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INEC and challenges of 2015 elections

By The Rainbow
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By Chinwe Ogbuka
SINCE the Independent National Electoral Commission (INEC) released the timetable for the 2015 and those of governorship elections in Ekiti and Osun states, the readiness or otherwise of the Commission to conduct the 2015 general elections has come into public discourse. It is against this background that the INEC Chairman, Prof. Attahiru Jega has been invited by certain organisations/groups (among them the media), which see the election as a determinant to the existence of the entity called Nigeria, to speak on what INEC is doing towards 2015 elections.

Prof. Jega explained these in detail, part of which was on the innovation the Commission has put in place to ensure it has a credible voter register, which is very critical in having credible elections, Continuous Voter Registration (CVR) and other measures to secure the electoral materials and other fundamental changes aimed at reforming the electoral process.

In a lecture, 'Building Credible Electoral Process for Democratic Sustainability' the chairman explained that the immediate objective of his team on assumption of office in 2010 was to restore credibility to electoral process based on the fact that quality of Nigeria's elections was progressively declining, adding that 'Our goal for 2015 is not just to make the elections much better than 2011, but also in compliance with global best standards.'

Some of the electoral reform measures introduced by the Commission prior to 2011 general elections, which brought about the improvement in the election include but not limited to production of a new Biometric Register of voters, introduction of a re-modified open ballot system, improved security features on sensitive electoral materials such as serial numbering and colour- coding of ballot papers, result sheets as well as security coding of ballot boxes, enhanced voter education and citizens engagement, more transparent procedures on Election Day, including pasting of results at polling units and collation centre, and creation of the Inter-Agencies Consultative Committee on Election Security to ensure coordinated engagement of all security agencies during election periods.

Prof. Jega enumerated some of its plans and programme of activities to achieve its goal. These include among others a strategic Plan (2012-2016), which is a detailed Election Project Plan (EPP)- the implementation of which will ensure seamless execution of specific tasks leading to the 2015 elections, comprehensive re-organisation and restructuring of the Commission, consolidation and de-duplication of the biometric register of voters has been completed, the register has tremendous integrity and compares favourably with the best register of voters on the African continent, continuous voter registration to be carried out  nationwide to get all eligible voters on electronic register before 2015 elections and the Commission will not use Addendum register for elections again, issuance of chip-based permanent voters cards, which will be swiped with card readers in the 2015 elections to ensure 100 percent verification and authentication of voters, a communication policy/strategy designed to improve both internal and external communication by the Commission, and an electoral risk management tool will be deployed ahead of the 2015 elections to enable the Commission gather information about risk factors associated with elections.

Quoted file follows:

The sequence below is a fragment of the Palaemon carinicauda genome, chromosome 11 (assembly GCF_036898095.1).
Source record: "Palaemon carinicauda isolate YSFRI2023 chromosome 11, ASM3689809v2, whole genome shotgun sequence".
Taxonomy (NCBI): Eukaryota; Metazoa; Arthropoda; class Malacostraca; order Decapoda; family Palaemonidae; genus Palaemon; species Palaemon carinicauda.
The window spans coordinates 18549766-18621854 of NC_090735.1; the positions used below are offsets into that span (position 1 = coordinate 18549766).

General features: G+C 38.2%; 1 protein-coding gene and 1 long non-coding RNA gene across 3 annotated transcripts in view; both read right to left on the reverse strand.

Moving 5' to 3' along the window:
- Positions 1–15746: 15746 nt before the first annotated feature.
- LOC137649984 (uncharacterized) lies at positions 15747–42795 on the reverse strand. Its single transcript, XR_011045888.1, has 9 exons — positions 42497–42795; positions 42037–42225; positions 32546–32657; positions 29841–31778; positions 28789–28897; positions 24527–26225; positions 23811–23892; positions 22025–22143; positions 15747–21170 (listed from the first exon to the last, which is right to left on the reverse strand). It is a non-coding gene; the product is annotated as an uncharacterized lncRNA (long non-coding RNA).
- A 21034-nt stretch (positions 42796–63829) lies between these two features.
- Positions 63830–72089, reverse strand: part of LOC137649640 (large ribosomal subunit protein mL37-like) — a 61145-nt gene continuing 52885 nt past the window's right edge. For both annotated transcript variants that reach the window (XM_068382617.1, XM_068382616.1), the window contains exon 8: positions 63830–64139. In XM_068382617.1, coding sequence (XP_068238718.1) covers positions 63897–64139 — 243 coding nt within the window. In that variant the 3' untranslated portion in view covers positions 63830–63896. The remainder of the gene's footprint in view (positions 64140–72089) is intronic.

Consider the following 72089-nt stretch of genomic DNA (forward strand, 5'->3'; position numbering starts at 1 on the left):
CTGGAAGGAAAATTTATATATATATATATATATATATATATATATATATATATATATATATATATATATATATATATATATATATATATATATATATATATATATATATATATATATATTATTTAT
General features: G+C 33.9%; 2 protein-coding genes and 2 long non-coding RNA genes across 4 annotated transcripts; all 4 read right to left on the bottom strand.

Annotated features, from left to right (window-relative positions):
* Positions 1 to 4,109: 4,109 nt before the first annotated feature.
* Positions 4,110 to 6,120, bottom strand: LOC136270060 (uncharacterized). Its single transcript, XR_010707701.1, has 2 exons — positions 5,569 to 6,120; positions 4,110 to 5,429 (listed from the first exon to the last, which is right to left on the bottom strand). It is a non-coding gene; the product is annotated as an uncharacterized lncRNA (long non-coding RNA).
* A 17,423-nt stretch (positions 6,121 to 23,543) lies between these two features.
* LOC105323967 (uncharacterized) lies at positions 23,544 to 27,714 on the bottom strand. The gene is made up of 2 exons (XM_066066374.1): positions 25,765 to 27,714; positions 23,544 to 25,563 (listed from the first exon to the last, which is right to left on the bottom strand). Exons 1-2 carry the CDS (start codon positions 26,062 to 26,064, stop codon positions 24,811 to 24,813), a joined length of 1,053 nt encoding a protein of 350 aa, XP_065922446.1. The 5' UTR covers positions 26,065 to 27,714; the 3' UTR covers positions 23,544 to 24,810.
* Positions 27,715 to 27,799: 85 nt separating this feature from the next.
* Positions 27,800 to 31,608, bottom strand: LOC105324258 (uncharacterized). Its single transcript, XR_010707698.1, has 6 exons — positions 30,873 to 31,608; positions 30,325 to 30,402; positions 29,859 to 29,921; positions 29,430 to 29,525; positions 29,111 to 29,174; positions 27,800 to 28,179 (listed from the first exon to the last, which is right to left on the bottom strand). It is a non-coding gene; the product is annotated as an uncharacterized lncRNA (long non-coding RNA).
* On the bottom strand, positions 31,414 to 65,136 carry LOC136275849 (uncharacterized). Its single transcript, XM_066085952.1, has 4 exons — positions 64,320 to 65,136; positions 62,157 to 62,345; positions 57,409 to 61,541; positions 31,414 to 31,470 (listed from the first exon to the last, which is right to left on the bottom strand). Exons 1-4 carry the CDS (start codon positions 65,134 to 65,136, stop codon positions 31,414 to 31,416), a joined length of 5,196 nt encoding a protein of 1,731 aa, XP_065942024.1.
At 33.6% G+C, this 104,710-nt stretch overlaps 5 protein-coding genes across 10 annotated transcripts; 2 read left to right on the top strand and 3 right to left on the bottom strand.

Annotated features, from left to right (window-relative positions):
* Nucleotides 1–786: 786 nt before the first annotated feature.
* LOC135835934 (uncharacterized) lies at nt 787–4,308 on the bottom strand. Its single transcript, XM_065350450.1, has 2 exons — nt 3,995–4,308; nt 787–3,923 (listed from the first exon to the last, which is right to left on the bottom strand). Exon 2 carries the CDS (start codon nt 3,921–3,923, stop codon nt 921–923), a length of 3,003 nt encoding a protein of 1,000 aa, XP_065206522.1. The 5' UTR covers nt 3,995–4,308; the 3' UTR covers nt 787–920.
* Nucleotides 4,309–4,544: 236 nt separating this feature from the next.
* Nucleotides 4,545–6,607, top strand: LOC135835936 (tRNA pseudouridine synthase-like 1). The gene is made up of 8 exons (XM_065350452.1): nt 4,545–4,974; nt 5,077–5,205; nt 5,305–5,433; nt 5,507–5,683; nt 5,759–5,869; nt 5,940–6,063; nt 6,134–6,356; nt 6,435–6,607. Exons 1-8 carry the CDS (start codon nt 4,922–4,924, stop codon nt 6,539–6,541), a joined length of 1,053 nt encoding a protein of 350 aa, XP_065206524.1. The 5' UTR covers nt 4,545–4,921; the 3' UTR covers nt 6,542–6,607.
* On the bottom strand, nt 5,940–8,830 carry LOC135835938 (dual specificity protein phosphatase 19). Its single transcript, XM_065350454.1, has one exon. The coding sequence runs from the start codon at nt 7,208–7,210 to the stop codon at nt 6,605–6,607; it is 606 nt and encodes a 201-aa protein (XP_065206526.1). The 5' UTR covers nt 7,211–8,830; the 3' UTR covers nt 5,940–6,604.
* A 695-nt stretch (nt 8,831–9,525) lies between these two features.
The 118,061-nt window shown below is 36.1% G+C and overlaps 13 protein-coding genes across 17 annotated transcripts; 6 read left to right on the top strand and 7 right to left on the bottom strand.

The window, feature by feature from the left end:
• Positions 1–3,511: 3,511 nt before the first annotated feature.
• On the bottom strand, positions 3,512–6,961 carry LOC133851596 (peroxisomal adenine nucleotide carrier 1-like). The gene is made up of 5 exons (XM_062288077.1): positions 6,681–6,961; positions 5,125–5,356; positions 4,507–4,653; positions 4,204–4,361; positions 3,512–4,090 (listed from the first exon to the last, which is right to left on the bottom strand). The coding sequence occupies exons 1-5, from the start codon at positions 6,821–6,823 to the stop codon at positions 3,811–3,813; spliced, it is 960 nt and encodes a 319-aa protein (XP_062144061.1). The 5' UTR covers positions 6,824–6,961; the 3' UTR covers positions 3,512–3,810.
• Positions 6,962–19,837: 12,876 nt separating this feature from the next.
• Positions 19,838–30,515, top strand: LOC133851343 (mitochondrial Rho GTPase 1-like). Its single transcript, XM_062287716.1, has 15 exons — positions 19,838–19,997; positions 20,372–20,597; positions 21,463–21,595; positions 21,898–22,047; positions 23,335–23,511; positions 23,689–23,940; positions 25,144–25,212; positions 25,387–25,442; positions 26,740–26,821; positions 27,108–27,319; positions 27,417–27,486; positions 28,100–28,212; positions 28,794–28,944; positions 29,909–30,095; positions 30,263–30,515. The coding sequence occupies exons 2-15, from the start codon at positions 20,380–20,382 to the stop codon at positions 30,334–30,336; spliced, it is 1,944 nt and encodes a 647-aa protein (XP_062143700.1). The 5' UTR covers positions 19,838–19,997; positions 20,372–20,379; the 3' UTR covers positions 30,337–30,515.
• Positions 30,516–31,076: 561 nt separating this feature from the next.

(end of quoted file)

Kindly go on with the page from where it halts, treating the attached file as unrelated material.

However, INEC alone cannot bring about free, fair and peaceful election without the support of all other stakeholders. There are challenges ahead of the 2015 elections, which the chairman never pretended about as he spoke at the forum. The challenges, though not insurmountable are security, funding, attitude of the political class described as key challenge confronting the electoral system, which is of great concern to the Commission. This is so because even if the management of elections meets the highest standards, as far as the contestants do not play by the rules, there is definitely going to be problems.

Other residual challenges that can affect the general elections are pending amendment to the Constitution and the Electoral Act, Review of Electoral Constituencies and polling units and prosecution of Election offenders. Jega emphasized that it was not a task for INEC alone all stakeholders have important roles to play. The Commission is factoring the lessons it learnt in previous elections into preparations for 2015. Some of those lessons according to the chairman are that good elections require adequate and timely planning, that good elections are about effective partnerships and cooperation with relevant agencies, that good elections are about openness, that is to be open to new ideas that support creativity and be open to stakeholders, and that getting our elections right is work in progress, hence the Commission commenced preparations for 2015 general elections immediately after the 2011 elections.

Judging by the measures the Commission is putting in place and the zeal with which the Commission is preparing for the 2015 general elections; and if other stakeholders especially the political class and the electorate play their parts, 2015 will no doubt see Nigeria take her place in the global order of nations where electoral democracy has come of age.

• Ogbuka is chief information officer, INEC Headquarters.


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